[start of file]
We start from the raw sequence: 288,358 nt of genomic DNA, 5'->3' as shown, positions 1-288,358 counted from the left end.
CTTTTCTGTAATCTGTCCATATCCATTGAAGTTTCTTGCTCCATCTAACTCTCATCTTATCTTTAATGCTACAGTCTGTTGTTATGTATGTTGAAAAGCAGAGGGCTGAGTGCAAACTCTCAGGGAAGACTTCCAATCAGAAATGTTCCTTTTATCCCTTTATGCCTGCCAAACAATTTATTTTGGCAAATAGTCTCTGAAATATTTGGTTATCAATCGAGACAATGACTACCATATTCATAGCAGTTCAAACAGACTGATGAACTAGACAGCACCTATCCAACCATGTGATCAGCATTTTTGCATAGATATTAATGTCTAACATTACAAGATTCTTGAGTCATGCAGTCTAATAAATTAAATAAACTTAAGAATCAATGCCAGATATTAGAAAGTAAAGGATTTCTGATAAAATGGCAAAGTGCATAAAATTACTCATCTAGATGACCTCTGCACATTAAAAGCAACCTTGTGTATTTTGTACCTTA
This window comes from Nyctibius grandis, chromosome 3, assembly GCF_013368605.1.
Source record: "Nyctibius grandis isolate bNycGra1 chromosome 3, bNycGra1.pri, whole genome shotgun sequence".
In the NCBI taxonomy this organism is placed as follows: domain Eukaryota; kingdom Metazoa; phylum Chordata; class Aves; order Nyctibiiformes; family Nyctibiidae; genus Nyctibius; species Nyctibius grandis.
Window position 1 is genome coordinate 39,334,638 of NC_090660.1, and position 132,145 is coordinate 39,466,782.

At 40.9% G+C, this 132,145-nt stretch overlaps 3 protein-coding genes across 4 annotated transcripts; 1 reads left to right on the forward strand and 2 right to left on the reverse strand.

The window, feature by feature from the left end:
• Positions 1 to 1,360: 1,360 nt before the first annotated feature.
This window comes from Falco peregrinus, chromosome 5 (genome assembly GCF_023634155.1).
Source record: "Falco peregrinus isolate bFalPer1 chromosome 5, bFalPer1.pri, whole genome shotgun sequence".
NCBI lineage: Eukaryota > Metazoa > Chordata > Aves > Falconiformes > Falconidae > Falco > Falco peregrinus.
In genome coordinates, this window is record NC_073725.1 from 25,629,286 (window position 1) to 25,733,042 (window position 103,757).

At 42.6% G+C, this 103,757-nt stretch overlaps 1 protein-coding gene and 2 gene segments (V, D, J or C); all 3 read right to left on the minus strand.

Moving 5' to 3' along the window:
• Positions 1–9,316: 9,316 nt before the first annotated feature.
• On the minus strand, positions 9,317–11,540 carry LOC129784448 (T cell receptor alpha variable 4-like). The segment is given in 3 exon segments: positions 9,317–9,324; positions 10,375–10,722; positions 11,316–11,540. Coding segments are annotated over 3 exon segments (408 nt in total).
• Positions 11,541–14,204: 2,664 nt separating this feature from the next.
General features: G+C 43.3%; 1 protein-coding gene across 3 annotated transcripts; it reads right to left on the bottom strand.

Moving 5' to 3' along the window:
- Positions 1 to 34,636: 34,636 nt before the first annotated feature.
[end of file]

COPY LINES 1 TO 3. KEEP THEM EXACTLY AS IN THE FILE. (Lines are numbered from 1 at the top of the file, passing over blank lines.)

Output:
We start from the raw sequence: 288,358 nt of genomic DNA, 5'->3' as shown, positions 1-288,358 counted from the left end.
CTTTTCTGTAATCTGTCCATATCCATTGAAGTTTCTTGCTCCATCTAACTCTCATCTTATCTTTAATGCTACAGTCTGTTGTTATGTATGTTGAAAAGCAGAGGGCTGAGTGCAAACTCTCAGGGAAGACTTCCAATCAGAAATGTTCCTTTTATCCCTTTATGCCTGCCAAACAATTTATTTTGGCAAATAGTCTCTGAAATATTTGGTTATCAATCGAGACAATGACTACCATATTCATAGCAGTTCAAACAGACTGATGAACTAGACAGCACCTATCCAACCATGTGATCAGCATTTTTGCATAGATATTAATGTCTAACATTACAAGATTCTTGAGTCATGCAGTCTAATAAATTAAATAAACTTAAGAATCAATGCCAGATATTAGAAAGTAAAGGATTTCTGATAAAATGGCAAAGTGCATAAAATTACTCATCTAGATGACCTCTGCACATTAAAAGCAACCTTGTGTATTTTGTACCTTA
This window comes from Nyctibius grandis, chromosome 3, assembly GCF_013368605.1.